If you use marijuana, insurance is not always the easiest thing to obtain, especially if you don’t know which companies are willing to work with you.
But, don’t be intimidated by the insurance companies. Just take it one step at a time and you’ll find the coverage you’re looking for with little to no headache. This goes for other issues you may face as well, such as seeking life insurance with diabetes, we are here to help you find the company that will work best for you and your needs!
Let’s start with the classification of marijuana as a drug and compare it to some other drugs. Marijuana is a schedule I drug according to the DEA. A schedule II drug listed is cocaine on the same page.
If someone is a cocaine user, do you think they’re getting life insurance? You can probably answer the question on your own. Yet if someone is a marijuana user, which is technically a substance listed in a higher schedule than cocaine, you can still get life insurance. So what kind of conclusions can we draw from this in regards to insurance?
Each insurance company is liable to pay the claims for the policies it writes. If someone applies to an insurance company and is accepted, having disclosed the use of marijuana, not only is it not necessarily a decline, but you can get a great rating. So it’s not really the legality which an insurance company is looking for, but something else. Obviously they are much more worried about having to pay the claim.
But the underwriters aren’t just looking at marijuana as a schedule I drug, and they aren’t just reviewing how you use it. In fact, they aren’t just looking at the long term effects, either. Those are just pieces of the bigger puzzle.
When considering life insurance and medical marijuana, you need to remember why you are medically allowed to use the marijuana in the first place. Too many applicants get excited they can get life insurance as a user, but forget the underlying reason why they’re using in the first place.
Medical marijuana can treat a lot of symptoms, and the number will likely increase in time as more research is done. Here’s a few:
But symptoms like these stem from something. Medical marijuana isn’t simply going to be issued to someone who has had one case of symptoms, but rather a series of them. The insurance company is not only worried about the symptoms, but why you have the symptoms as well.
If your symptoms stem from something like arthritis, cancer, epilepsy, hypertension, or any other disease which results in your issuance of a medicinal marijuana prescription, you’ll need to find out if you can still get life insurance with the attributed disease, not just the marijuana use resulting from the symptoms.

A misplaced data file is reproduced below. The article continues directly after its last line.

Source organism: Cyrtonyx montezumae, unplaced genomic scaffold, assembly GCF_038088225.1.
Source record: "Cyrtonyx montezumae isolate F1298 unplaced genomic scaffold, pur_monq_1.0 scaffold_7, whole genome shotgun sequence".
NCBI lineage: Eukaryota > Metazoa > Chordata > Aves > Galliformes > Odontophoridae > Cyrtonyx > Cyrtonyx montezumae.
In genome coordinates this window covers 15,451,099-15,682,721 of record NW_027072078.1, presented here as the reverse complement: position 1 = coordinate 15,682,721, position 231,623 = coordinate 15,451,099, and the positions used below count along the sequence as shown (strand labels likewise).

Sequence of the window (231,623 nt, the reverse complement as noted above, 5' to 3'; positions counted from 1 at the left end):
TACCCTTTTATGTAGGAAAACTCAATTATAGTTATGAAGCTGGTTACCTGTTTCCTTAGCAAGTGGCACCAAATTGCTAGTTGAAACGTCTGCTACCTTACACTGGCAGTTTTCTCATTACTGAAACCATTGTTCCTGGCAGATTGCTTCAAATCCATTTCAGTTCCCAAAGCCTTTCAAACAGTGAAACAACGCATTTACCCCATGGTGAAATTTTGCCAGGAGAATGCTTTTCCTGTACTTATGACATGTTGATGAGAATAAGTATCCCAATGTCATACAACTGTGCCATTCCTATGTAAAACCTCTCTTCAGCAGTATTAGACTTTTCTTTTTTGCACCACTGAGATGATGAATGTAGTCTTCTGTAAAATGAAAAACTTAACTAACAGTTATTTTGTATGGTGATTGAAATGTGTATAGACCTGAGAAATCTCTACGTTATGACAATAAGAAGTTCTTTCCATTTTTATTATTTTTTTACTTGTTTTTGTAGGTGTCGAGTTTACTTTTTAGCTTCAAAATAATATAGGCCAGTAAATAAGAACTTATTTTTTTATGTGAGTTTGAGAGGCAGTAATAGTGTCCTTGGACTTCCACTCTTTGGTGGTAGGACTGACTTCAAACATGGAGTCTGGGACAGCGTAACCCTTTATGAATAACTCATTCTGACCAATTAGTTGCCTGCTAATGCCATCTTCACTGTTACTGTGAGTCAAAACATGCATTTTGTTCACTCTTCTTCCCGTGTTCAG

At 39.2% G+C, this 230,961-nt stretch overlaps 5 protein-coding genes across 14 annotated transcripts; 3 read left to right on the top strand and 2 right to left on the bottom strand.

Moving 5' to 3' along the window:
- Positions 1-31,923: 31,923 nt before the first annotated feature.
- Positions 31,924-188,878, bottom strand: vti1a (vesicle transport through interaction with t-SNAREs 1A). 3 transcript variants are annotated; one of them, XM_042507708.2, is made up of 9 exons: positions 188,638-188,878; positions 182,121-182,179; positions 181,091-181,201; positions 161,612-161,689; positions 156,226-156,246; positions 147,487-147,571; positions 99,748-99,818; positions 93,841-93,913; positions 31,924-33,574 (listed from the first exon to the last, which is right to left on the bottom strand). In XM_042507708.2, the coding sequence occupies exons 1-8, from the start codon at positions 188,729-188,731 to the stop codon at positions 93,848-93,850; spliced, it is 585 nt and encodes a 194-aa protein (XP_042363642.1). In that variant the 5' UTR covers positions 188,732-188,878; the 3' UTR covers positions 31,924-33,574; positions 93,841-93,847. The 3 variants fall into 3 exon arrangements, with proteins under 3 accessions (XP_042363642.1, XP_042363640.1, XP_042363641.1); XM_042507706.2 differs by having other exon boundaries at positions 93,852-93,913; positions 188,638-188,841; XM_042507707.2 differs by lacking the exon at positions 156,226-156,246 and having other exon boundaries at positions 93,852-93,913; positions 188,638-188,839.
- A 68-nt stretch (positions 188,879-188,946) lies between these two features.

In short, you’ll need to be prepared to qualify for life insurance in all areas, not just the use of the marijuana.
What Does the Carrier Look at?
Your current health is going to comprise of the basics: normal blood pressure, normal cholesterol, a healthy weight, and nothing major medically wrong with you. You can be on a few prescriptions, diet regimens, or even vitamins without getting a ding on your insurance profile. The insurance company is looking for major ailments in this category, such as cancer or someone looking for life insurance with lupus.
Your medical history is similar to your current health, but it’s a bit more involved. Your medical history record might have information on it such as surgery you may have had, and out patient procedures, or specialists you’ve visited in the past. If you’re a female, things like pregnancy can also be looked at for a history of something like gestational diabetes.
Your driving record is also considered, and most people who apply don’t think about it. But just because you’ve had a ticket or two, don’t be alarmed. Things to watch for are DUI’s, counts of reckless driving, a high volume of tickets (I’ve seen a driving record with 27 tickets speeding tickets!), or other major and hazardous driving offenses. If you rolled through a stop sign once, you’ll be just fine!
Talk To An Independent Agent
There’s two kinds of insurance agents: Captive and Independent. A captive agent is an agent who works for just one insurance company, like State Farm or Nationwide. These agents, with a few exceptions, only write business for the insurance company they work for, and won’t give you many options other than the type of insurance that one particular company offers.
And independent agent is one who is not affiliated with any one single carrier. An independent agent offers multiple companies. This means they can not only shop your rate for you, but find insurance companies who are more lenient for different things, such as marijuana smoking.
This will create a greater likelihood you’ll find a company willing to give you a good rating, as opposed to dealing with just one company who won’t be so easy to work with. Using a knowledgeable, independent agent will increase your chances of finding the right company the first time, so you don’t have negative results or multiple hoops to jump through.